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With $7.6B in Auction Bids, Demand for mmWave Spectrum Exceeds Expectations

The main, "clock" phase of the FCC's big, ongoing millimeter wave (mmWave) spectrum auction just ended, and the event has generated significantly more interest than most industry observers expected.

Specifically, gross bids in the auction reached $7.6 billion during the "clock" phase, and bidders won roughly 99.9% of all available licenses. The FCC will release the identities of the winning bidders at the end of the event, but companies like AT&T, Verizon and T-Mobile are widely expected to walk away with the bulk of the spectrum licenses available in the auction.

Importantly, that $7.6 billion auction total is almost double some initial expectations. For example, the analysts at Wall Street research firm Raymond James wrote in an October report that there's "not much treasure" in the auction. They estimated at the time that the auction would raise around $3 billion in total bids.

Similarly, analyst Tim Farrar with TMF Associates wrote before the auction that it could generate up to $7-8 billion in total proceeds, based on the results from the FCC's previous mmWave spectrum auctions. But he said that $5 billion in auction proceeds might be more likely considering companies like AT&T and Verizon have already snapped up extensive mmWave spectrum holdings.

"The $7.6 billion raised is somewhat higher than many expected, especially considering that so many major players already had purchased millimeter wave spectrum prior to this auction," noted Richard Engelman, an engineering consultant at law firm Wiley Rein LLP, in a statement. Wiley Rein is heavily involved in the telecommunications sector. "Also, with a limited number of bidders and lots of spectrum being sold (3,400MHz), it seemed as though supply could have easily overwhelmed the demand, driving prices lower than in earlier auctions. It will be interesting to see how many blocks most bidders purchased in a market, but it could well be that the ability to have lots of bandwidth, and therefore capacity, was compelling to bidders."

Dubbed Auction 103, this is the FCC's third mmWave spectrum auction, and by far its biggest, both in terms of the money raised and the amount of spectrum available. The FCC's Auction 101 for 28GHz spectrum licenses raised $703 million in total bids, while its Auction 102 for 24GHz licenses raised $2 billion in bids. Both auctions ended last year. Verizon, AT&T and T-Mobile spent the most money on spectrum licenses during the FCC's two previous mmWave spectrum auctions. The agency's ongoing Auction 103 stretches across the 37GHz, 39GHz and 47GHz bands.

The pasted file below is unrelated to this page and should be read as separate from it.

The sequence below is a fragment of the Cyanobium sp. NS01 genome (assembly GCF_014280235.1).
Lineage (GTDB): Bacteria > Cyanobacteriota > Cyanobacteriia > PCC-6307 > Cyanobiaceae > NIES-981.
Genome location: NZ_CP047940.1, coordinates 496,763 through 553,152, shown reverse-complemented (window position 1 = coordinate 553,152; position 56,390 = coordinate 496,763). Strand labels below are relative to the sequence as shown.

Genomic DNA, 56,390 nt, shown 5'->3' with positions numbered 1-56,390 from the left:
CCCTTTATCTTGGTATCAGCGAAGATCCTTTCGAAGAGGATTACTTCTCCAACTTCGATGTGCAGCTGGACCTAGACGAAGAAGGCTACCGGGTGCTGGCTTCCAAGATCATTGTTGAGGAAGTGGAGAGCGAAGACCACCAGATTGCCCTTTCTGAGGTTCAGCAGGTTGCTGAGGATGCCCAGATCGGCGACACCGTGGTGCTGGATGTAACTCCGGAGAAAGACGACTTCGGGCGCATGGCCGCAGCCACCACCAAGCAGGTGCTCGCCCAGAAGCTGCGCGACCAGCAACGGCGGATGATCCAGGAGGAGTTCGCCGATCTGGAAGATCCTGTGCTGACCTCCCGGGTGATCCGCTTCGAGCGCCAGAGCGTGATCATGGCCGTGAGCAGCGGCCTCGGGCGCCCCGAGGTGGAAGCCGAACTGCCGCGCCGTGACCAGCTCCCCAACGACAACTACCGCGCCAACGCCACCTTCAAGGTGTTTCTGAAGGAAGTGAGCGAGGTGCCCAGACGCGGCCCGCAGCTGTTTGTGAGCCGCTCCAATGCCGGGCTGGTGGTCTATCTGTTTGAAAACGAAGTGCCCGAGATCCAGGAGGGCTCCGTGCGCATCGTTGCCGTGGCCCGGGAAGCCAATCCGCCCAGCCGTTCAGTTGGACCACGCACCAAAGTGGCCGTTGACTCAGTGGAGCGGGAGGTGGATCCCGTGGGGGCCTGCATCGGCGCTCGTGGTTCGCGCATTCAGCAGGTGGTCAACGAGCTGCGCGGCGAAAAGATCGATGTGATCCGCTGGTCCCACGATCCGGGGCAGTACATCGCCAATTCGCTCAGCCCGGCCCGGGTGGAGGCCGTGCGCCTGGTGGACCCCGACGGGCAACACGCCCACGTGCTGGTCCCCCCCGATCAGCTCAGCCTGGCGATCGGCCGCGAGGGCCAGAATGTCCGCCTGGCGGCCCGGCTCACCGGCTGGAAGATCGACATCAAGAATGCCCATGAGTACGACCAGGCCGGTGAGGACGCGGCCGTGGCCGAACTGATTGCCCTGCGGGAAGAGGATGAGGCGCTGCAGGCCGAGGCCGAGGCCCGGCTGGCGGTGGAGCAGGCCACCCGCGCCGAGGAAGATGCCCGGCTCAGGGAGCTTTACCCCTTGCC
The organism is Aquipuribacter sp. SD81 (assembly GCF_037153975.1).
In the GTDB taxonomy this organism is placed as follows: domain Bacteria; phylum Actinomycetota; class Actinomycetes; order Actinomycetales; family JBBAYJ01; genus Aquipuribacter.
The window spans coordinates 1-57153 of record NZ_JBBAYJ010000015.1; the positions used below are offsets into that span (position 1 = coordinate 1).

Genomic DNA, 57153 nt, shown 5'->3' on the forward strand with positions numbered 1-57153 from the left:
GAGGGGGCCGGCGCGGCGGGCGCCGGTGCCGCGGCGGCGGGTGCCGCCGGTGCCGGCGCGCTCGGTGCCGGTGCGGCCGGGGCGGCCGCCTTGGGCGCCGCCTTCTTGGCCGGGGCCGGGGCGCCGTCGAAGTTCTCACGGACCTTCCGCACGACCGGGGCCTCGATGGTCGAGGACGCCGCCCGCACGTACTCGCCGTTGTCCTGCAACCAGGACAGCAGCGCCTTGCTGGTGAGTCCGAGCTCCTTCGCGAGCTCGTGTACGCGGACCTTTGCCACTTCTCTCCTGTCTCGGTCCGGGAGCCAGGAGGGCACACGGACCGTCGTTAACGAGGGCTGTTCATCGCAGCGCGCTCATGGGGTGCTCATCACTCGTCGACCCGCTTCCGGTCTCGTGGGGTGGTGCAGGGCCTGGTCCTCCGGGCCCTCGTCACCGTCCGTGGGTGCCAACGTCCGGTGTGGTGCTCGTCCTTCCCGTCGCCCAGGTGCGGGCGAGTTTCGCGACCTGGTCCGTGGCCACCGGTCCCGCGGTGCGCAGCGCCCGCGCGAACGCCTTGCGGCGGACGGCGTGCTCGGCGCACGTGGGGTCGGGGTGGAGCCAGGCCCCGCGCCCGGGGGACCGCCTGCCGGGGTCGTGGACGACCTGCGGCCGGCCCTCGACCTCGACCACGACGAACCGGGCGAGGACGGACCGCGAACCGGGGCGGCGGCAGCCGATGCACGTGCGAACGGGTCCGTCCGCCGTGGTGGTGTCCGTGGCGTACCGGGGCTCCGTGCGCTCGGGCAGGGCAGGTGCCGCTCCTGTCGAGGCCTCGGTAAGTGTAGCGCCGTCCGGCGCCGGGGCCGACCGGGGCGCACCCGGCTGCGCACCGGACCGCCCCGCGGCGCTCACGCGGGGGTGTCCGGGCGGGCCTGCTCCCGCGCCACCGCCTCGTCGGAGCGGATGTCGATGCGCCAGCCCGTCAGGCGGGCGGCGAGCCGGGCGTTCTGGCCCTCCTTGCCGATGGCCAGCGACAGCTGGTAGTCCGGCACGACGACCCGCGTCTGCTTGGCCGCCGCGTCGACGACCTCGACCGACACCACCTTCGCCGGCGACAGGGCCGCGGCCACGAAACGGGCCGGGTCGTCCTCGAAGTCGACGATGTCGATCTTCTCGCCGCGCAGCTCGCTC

Operators including Verizon, AT&T and T-Mobile are using mmWave spectrum for 5G.

Auction 103 details
While the FCC is not disclosing the identities of Auction 103 bidders, it is showing the geographic locations where bidders are competing for mmWave spectrum licenses:

(Source: Stephen Wilkus, Spectrum Financial Partners)
(Source: Stephen Wilkus, Spectrum Financial Partners)

Perhaps not surprisingly, much of the action centers on the spectrum licenses covering dense urban areas like Los Angeles and New York City. That's likely due to the fact that transmissions in mmWave spectrum often can only travel a few thousand feet at most, making it difficult for operators to use mmWave spectrum to cover large rural areas.

The FCC is also showing what kinds of spectrum licenses bidders are interested in:

(Source: Stephen Wilkus, Spectrum Financial Partners)
(Source: Stephen Wilkus, Spectrum Financial Partners)

There's clearly not much interest in 47GHz licenses.

Now that the "clock" phase of Auction 103 is over, the event will at some unspecified point in the future move into the "assignment phase." That phase involves bidders choosing the specific licenses they want, but that isn't expected to raise gross proceeds in the event much beyond the current total.

Mike Dano, Editorial Director, 5G & Mobile Strategies, Light Reading | @mikeddano

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